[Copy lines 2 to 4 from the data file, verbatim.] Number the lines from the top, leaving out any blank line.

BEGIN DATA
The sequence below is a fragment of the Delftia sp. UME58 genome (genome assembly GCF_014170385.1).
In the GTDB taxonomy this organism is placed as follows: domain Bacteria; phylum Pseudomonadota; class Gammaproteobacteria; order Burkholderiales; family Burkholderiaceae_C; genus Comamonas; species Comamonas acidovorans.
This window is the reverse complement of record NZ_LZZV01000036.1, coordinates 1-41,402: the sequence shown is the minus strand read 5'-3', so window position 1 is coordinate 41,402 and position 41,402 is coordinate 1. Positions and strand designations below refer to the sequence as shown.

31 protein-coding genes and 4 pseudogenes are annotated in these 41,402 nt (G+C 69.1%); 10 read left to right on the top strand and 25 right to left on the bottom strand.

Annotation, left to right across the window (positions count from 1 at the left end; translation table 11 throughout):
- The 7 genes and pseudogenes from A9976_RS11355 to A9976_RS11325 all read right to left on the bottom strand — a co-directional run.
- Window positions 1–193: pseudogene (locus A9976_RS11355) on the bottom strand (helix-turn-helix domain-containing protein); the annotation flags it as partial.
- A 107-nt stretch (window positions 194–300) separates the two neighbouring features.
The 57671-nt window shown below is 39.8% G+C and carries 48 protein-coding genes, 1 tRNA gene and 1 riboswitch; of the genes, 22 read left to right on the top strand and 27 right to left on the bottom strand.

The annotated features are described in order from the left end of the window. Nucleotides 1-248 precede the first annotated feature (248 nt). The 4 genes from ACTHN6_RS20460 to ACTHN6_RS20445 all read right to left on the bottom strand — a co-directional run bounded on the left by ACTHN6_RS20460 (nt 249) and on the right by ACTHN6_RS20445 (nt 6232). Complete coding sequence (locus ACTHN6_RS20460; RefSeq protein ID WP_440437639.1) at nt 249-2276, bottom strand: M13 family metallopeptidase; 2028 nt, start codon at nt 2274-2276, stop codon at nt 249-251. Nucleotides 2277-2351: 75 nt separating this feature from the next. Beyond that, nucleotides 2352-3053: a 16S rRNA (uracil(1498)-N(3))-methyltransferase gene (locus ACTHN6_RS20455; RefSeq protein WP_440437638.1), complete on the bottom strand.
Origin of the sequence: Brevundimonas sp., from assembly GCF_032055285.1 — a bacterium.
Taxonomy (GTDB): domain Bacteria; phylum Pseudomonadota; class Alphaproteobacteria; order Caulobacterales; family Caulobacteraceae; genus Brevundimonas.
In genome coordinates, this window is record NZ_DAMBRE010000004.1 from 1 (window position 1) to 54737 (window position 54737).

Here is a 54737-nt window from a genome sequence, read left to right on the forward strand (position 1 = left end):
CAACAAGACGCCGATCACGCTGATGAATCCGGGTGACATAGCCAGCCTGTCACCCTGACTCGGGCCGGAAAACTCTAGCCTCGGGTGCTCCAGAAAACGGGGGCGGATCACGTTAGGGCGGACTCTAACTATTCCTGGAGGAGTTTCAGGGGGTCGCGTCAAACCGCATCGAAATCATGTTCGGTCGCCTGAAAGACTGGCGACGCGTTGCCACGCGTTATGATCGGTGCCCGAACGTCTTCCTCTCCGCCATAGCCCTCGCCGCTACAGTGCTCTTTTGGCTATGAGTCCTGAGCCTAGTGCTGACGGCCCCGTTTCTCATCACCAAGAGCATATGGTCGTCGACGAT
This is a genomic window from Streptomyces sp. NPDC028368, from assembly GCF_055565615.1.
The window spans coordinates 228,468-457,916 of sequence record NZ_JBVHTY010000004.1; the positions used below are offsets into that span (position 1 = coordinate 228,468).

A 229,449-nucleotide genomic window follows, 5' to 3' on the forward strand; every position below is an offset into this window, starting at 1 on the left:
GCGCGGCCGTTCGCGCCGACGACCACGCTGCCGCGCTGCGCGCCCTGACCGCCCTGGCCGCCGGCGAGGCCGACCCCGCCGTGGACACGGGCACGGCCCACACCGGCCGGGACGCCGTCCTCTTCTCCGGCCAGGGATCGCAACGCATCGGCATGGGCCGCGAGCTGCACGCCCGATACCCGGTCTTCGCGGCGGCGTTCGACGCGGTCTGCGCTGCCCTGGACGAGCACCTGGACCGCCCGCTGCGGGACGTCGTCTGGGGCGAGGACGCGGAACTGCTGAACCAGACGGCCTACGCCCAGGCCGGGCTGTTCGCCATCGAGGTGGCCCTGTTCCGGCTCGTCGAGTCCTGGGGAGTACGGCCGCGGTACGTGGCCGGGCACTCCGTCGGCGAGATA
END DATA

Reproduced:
In the GTDB taxonomy this organism is placed as follows: domain Bacteria; phylum Pseudomonadota; class Gammaproteobacteria; order Burkholderiales; family Burkholderiaceae_C; genus Comamonas; species Comamonas acidovorans.
This window is the reverse complement of record NZ_LZZV01000036.1, coordinates 1-41,402: the sequence shown is the minus strand read 5'-3', so window position 1 is coordinate 41,402 and position 41,402 is coordinate 1. Positions and strand designations below refer to the sequence as shown.

31 protein-coding genes and 4 pseudogenes are annotated in these 41,402 nt (G+C 69.1%); 10 read left to right on the top strand and 25 right to left on the bottom strand.